Do you celebrate Black History Month? I have to say I don’t. I don’t not celebrate it on purpose. I just don’t really do anything special to celebrate it. Since I started blogging I do make an effort to share quotes from Black people during February and from women during March (women’s history month) Aside from that I don’t do anything special. So my recent outing to Macy’s to attend a panel discussion entitled In Conversation celebrating the accomplishments of Gordon Parks for Black History Month was a nice departure.
I had a great time at the event. There was a nice crowd and a pleasant atmosphere. The wine and hors d’oeuvres were an unexpected and pleasant touch for a free event. Before the panelist came out for the “In Conversation” discussion we were entertained by the University of the Arts Jazz Band. They were really good. Coming from me that is a huge compliment because as a rule I don’t like Jazz Music. I particularly liked the saxophonist. He was really talented and got shy when he was photographed.
Here is a quick sample of how they sounded.
When the Panelist came out I was pleasantly surprised to See Kim Coles as the only female panelist. I remember her from watching Living Single back in the day. I was struck by how beautiful she looked.
The other Panelist included Mike D. (founder of Reelblack), and Joseph Lewis (writer and producer). The other celebrity guess that I’m sure many of you recognized was Eriq Le Salle. I’m sure you remember him from ER and also from Coming to America 🙂
The discussion was great. I had never heard of Gordon Parks prior to being invited to this event, though I had definitely seen pictures of him before. The panelist discussed the impact Gordon Parks had on their careers. Eriq spoke about how he wants to move from genre to genre similar to Parks who moved from photographer, to film maker and composer. Eriq has made the move from Actor to working behind the scenes and is now an Author. His book is Laws of Depravity.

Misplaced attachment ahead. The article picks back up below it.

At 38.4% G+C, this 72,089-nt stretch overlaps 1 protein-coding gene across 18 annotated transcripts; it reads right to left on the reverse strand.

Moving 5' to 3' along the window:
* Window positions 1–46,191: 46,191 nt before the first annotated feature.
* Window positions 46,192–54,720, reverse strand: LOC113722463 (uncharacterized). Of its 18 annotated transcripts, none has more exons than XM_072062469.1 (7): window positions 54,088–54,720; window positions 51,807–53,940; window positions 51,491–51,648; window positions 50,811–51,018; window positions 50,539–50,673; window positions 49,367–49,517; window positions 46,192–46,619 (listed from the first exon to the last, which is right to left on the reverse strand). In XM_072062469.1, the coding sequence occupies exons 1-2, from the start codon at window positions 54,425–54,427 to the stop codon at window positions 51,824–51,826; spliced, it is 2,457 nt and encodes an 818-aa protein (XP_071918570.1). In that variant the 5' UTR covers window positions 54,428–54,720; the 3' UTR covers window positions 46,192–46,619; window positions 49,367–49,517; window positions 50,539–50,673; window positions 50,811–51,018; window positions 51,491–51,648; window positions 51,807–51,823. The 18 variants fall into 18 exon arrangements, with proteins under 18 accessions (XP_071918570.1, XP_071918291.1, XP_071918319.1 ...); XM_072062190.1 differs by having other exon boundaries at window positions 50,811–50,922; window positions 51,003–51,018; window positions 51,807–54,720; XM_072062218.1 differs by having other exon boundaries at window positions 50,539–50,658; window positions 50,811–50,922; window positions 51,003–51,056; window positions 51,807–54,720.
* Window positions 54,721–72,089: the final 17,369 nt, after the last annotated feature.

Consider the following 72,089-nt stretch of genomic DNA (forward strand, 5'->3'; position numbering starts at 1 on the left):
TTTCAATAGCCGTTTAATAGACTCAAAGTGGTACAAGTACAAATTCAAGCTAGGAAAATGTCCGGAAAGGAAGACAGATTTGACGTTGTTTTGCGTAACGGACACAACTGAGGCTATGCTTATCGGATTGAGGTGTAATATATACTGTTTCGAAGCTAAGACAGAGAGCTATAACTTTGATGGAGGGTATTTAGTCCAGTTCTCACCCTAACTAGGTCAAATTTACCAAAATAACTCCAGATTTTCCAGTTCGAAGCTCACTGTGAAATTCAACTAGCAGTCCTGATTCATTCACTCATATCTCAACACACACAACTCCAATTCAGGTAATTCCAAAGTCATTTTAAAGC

Here are a few highlights that stand out in my mind.
- Gordon Parks never graduated High School. That never stood in his way he believed there were opportunities out there for him and he was ready to take advantage of them when they presented themselves.
- We have Gordon Parks to thank for Shaft! The original 1971 version.
- Gordon Parks traveled the world drawing attention to impoverished people.
- The panelist encouraged us not just go along with the flow but to instead define our own box and even jump outside of it every once in a while.
- The panelist encouraged us to keep pushing for more and not to settle.
- The panelist talked a lot about living and doing business with integrity.
- Audience Q & A with the panelist touched on the consumer’s responsibility in supporting images that we do not feel are accurate representations of black culture.
- There was also discussion of the youth and our responsibility to guide them in the proper and improper use of social media.
- Here is a bit of the conversation on Social Responsibility
Overall this was a great event. I am so glad I was able to attend. It was really nice to actually do something for Black History month. I think I’ll look for more events like this during the culturally themed months. #InConversation and the Gordon Parks #BHMonth exhibit is at Macy’s all over the country. Go here to find out when it will be at a Macy’s near you.
|Black History Month at Macy’s|
|Gordon Parks photographs|
Do you do anything special to celebrate Black History month? Have you gone to an #InConversation event in your area? What were your takeaways? What do you know about Gordon Parks? Let’s talk 🙂
Oh! One of the most fun things about going to the Gordon Parks event at Macy’s was I got to make a new bloggy friend @mamlatinaphilly. Head over to her blog if you want to read about the event in Spanish 🙂
|Me and @mamlatinaphhilly 🙂|